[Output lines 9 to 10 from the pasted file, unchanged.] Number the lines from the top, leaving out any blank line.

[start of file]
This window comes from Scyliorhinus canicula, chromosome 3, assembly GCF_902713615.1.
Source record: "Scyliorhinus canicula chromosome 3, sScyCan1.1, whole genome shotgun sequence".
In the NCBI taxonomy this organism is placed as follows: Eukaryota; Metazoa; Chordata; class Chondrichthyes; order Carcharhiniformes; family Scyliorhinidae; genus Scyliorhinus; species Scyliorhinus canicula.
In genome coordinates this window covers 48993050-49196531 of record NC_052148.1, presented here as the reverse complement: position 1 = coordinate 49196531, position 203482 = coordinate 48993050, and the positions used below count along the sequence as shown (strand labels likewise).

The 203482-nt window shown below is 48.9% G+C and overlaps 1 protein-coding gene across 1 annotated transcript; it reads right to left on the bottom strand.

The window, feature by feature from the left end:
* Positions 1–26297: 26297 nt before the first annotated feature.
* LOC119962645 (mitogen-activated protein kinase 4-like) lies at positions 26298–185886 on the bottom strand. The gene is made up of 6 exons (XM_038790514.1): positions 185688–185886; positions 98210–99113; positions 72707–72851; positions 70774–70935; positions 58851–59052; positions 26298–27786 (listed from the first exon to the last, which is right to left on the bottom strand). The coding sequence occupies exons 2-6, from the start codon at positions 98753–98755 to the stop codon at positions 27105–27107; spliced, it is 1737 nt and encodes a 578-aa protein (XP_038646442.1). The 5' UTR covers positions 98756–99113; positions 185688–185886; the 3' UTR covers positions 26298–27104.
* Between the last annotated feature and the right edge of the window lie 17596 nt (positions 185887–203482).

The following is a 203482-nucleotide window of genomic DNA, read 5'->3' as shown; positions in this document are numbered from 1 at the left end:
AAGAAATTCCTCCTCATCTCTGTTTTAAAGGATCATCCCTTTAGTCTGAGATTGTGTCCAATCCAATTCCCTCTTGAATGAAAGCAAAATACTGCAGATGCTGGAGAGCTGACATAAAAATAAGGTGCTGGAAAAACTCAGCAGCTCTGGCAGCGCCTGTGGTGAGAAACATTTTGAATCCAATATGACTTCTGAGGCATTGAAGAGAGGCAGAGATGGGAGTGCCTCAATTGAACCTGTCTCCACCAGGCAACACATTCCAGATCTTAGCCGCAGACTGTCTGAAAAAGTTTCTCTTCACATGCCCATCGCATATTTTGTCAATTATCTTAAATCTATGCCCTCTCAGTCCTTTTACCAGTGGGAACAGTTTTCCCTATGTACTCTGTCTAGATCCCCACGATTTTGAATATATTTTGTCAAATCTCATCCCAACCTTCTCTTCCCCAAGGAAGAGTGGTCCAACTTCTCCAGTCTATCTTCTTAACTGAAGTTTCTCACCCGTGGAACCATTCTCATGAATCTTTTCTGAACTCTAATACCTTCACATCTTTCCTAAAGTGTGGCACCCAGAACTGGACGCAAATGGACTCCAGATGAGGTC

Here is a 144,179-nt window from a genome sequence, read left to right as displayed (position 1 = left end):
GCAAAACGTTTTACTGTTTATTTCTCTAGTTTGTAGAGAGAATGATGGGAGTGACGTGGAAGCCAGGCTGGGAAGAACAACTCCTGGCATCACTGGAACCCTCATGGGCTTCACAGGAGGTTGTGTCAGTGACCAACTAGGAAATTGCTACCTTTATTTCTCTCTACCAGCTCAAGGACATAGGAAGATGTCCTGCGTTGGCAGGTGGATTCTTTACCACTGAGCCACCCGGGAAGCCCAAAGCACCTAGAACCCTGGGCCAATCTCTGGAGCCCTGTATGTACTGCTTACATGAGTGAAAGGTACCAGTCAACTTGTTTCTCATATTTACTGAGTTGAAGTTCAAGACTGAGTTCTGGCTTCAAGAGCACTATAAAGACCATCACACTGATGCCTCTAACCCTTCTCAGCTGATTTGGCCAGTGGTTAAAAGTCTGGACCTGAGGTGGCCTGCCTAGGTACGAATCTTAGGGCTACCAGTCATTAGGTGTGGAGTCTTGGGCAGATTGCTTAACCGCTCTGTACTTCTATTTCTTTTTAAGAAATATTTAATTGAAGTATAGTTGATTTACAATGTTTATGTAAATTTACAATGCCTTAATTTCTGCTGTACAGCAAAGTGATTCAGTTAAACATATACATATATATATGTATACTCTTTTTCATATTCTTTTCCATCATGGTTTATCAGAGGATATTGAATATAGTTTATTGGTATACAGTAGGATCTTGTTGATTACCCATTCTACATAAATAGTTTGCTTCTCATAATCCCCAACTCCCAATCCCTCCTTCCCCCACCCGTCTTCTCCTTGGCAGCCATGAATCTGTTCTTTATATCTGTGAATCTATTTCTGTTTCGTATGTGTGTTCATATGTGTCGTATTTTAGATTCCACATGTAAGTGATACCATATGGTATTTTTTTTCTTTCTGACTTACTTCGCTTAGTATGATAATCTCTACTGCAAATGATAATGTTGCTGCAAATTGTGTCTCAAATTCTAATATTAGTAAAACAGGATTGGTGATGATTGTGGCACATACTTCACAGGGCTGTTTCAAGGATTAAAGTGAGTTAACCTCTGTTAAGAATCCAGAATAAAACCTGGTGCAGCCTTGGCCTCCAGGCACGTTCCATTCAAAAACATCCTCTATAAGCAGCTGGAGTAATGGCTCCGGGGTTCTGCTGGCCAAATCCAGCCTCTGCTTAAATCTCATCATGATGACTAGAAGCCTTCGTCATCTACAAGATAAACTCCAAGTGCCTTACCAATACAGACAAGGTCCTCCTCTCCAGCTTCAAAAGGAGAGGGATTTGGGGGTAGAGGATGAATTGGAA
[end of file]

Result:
* Between the last annotated feature and the right edge of the window lie 17596 nt (positions 185887–203482).

The following is a 203482-nucleotide window of genomic DNA, read 5'->3' as shown; positions in this document are numbered from 1 at the left end: